Use Reframing Strategy For High Priced Products
Even with great benefits messaging, conveying value for higher priced products can be difficult, and this is especially true for digital products sold online. Factors that typically drive up the perceived value of a product, like Packaging & Design, Format, Uniqueness, and Availability, are not always relevant in online sales of digital products. So, if you know your product is priced appropriately, these reframing strategies and psychological tips can influence purchase behavior and have a track record of improving sales.
- Create Multiple Pricing Tiers
Value-based pricing is complex because people value different things. You might worry that, if you price your product on the high-end, you will miss out on a number of sales. This is a valid concern, unless you are able to offer multiple pricing tiers. Those customers who see the value in your higher priced offering will be willing to pay the higher cost, whereas those who are not willing to pay the higher price will buy your lower tier offering.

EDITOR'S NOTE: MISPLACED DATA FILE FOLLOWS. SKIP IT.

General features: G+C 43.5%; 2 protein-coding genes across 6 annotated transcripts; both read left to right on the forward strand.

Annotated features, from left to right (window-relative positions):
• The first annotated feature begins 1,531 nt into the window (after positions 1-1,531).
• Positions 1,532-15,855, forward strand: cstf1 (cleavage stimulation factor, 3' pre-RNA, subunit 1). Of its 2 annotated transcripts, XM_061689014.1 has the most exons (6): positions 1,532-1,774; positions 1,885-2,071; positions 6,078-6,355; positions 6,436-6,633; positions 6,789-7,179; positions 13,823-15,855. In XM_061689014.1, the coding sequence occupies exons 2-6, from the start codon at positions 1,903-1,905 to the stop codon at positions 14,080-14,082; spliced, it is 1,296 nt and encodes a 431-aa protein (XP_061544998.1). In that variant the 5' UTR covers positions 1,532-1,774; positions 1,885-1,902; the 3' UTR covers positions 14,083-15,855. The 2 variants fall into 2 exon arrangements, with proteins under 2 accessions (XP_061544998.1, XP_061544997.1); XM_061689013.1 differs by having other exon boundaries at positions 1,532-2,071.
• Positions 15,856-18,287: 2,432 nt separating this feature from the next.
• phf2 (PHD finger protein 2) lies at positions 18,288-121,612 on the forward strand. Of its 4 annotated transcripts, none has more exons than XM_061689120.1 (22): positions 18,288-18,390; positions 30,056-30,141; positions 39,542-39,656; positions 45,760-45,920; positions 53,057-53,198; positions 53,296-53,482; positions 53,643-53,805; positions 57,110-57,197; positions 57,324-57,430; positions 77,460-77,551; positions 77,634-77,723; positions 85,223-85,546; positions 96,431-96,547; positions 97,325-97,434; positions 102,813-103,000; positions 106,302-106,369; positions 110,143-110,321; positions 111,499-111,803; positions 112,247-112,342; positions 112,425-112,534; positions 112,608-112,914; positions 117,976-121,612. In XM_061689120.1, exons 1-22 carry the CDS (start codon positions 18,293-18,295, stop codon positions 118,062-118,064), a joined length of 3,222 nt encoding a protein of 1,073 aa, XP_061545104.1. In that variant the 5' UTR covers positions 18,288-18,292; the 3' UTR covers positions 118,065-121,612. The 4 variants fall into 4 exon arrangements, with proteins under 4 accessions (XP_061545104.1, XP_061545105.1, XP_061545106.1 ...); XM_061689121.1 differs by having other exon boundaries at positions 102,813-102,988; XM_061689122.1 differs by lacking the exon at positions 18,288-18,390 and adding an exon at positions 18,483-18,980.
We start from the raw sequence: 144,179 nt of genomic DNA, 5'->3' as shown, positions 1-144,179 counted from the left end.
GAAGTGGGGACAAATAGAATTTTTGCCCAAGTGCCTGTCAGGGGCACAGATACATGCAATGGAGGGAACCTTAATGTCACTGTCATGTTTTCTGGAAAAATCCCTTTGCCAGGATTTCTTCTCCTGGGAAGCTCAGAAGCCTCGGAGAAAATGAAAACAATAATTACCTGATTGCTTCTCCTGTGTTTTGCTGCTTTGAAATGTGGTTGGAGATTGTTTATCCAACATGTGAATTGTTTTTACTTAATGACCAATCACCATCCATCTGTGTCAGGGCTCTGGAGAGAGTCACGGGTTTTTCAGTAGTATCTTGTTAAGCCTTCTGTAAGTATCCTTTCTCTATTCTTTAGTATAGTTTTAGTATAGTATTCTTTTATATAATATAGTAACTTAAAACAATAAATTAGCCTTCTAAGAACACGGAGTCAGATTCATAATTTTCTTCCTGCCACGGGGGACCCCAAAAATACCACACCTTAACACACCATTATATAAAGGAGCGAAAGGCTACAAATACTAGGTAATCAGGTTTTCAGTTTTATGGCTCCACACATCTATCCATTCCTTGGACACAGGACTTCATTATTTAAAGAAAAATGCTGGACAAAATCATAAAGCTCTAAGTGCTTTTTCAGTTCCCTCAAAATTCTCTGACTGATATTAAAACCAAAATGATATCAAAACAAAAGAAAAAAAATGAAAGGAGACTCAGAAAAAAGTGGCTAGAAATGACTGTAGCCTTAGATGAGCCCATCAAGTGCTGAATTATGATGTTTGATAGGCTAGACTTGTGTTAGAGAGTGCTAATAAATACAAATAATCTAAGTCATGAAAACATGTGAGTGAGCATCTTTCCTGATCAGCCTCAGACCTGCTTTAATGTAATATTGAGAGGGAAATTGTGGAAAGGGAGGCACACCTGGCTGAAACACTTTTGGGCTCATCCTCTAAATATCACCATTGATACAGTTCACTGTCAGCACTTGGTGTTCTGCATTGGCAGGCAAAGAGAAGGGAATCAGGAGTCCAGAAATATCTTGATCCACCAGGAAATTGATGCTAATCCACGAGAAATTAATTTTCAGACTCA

- Introduce a More Expensive Product
You can make the price of the product you want to sell appear more valuable by positioning a similar, but more expensive, product next to it. A classic example that was published in the Journal of Marketing Research and again in Yes! 50 Scientifically Proven Ways to Be Persuasive, is Williams-Sonoma’s bread maker. Their print catalog listed a $275 bread maker that was not selling. When they introduced a similar bread maker for $429, and positioned it next to the $275 bread maker, sales of the $275 bread maker nearly doubled.
- Decoy Effect
Similar in concept to the contrast effect at play in the case of Williams-Sonoma’s bread maker, the decoy effect works by introducing an additional option, but with less value than the higher priced one and at nearly the same cost. The phenomenon is that customers will compare this new option to the one you want them to select and think, "for only x more dollars, I can have Y more value," driving their purchase accordingly.
- Center Stage Effect